The guys at the Dutch outfit Black and Tan Records had been known for bringing notice for overlooked American bluesmen such as James “Boo Boo” Davis, Big George Jackson and Harrison Kennedy. Lately, they’ve been going further by bringing their Delta blues into the 21st century.
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When I asked Chicken Diamond what’s the name of his upcoming record, he replied, “This is simply named: ‘My Name is Charles ‘Chicken’ Diamond’. Albert Ayler style.”
As the reigning champ of blues-rock guitarists after Clapton’s generation, Joe Bonamassa attracts notice whenever he issues new music (and to the great delight of his fans, he does this often).
Brent Johnson was born in south Texas, but having spent most of his life in New Orleans, he’s more of a Louisiana guitar slinger than a Lone Star State one.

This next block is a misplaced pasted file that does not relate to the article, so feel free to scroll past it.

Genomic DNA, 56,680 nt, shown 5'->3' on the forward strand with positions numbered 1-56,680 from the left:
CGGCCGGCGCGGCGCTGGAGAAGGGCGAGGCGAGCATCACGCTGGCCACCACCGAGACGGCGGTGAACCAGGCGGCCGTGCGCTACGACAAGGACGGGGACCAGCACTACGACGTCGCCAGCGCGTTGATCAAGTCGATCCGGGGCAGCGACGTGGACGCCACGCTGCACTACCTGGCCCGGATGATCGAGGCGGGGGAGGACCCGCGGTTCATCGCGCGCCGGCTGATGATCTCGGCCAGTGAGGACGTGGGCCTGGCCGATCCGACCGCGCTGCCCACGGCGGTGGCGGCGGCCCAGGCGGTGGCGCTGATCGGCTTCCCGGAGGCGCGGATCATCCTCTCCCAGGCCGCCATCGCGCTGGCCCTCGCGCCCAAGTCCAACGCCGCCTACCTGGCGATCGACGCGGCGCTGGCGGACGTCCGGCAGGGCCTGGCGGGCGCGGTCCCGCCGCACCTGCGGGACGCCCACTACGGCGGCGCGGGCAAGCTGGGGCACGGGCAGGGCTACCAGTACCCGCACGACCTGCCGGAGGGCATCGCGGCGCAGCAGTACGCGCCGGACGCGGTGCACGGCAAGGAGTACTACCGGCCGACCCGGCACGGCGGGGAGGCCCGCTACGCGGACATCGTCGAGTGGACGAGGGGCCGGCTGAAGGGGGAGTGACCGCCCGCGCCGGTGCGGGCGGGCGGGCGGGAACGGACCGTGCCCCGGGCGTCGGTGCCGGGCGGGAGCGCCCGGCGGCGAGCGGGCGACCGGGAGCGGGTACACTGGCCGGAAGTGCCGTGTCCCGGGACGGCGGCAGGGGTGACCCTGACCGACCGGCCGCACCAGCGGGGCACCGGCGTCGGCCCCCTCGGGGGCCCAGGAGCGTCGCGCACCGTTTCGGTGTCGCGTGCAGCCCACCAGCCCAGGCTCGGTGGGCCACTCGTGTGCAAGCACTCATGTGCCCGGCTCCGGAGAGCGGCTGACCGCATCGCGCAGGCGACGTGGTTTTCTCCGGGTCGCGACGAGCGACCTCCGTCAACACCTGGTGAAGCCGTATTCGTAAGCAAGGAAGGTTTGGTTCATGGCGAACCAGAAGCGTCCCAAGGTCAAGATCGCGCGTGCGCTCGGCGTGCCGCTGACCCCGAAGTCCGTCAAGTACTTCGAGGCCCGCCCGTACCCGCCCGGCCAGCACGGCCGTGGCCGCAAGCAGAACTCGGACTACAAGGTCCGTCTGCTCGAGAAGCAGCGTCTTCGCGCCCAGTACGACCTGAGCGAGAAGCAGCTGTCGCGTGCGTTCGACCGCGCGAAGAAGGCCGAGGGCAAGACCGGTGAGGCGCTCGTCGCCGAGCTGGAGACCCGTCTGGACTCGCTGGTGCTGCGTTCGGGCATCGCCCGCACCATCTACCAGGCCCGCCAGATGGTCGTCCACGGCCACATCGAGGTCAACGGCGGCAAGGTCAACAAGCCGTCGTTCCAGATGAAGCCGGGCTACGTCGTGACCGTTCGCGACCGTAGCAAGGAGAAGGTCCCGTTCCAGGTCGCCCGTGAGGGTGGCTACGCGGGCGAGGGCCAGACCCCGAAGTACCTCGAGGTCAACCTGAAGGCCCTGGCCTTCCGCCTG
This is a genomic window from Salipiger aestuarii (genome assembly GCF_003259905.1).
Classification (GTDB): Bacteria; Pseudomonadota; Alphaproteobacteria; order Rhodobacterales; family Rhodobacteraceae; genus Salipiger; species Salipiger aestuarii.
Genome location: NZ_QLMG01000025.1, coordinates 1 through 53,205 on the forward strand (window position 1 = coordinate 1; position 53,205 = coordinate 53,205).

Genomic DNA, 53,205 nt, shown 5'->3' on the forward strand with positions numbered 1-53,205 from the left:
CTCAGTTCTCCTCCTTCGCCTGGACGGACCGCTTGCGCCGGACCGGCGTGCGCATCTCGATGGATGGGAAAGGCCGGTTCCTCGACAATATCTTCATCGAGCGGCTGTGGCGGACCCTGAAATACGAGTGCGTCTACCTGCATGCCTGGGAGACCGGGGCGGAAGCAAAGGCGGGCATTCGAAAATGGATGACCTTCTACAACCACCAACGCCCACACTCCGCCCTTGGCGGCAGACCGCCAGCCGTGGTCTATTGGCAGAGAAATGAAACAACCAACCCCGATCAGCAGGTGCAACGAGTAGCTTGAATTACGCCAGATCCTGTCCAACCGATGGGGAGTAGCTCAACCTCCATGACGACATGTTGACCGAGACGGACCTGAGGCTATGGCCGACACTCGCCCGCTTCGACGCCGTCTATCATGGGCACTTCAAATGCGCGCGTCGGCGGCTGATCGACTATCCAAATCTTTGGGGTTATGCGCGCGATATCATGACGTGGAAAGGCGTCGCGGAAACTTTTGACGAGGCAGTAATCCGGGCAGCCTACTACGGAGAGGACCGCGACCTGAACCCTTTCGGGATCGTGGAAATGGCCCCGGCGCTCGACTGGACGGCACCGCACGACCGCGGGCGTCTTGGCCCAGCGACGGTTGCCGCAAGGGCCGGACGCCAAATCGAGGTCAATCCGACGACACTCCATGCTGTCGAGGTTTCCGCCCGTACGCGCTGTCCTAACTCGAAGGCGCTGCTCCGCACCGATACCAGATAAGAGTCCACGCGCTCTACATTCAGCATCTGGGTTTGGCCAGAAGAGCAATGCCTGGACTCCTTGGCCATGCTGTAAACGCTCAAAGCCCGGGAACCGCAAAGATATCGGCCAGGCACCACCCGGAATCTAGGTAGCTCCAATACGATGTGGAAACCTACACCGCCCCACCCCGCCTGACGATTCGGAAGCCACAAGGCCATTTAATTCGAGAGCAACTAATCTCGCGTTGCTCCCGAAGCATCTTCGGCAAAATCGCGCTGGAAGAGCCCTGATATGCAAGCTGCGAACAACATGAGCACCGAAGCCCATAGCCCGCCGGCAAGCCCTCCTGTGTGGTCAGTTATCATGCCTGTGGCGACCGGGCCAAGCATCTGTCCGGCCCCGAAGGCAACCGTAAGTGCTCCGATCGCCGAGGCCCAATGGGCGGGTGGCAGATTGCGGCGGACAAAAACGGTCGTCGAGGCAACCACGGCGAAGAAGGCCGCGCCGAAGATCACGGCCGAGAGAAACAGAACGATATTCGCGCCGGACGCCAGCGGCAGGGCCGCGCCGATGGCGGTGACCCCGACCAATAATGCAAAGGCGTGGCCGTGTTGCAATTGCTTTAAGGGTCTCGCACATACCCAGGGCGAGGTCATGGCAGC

Billy Branch, a fire-kissed harp-playing protegé of blues great Willie Dixon, took some 15 years between studio recordings — and not because of some lack of creative impetus. Instead, Branch was waiting for a new sound to come together.
Ask anyone familiar with Lucinda Williams’ music and early on in their reply they’ll almost surely include mention of 1998′s Car Wheels On a Gravel Road, but Williams’ abilities as a singer and songwriter came to full bloom ten years before.
Leo Welch’s music comes from that place where down-home gospel meets up with jukey blues (would that be the church’s backporch?), filling your heart even as it gets your toe to tapping.
A New Year’s Eve show by Levon Helm and his RCO All Stars so impressed a member of the audience that he eventually swiped several members to form the basis of the Blues Brothers.
Beth Hart has crafted a reputation for scalding, Joplin-esque barnburners. But “Baddest Blues” is nothing like that.
There’s a different attitude surrounding these recordings, which find Tommy Castro collaborating with a tough new group of blues-rock loving youngsters.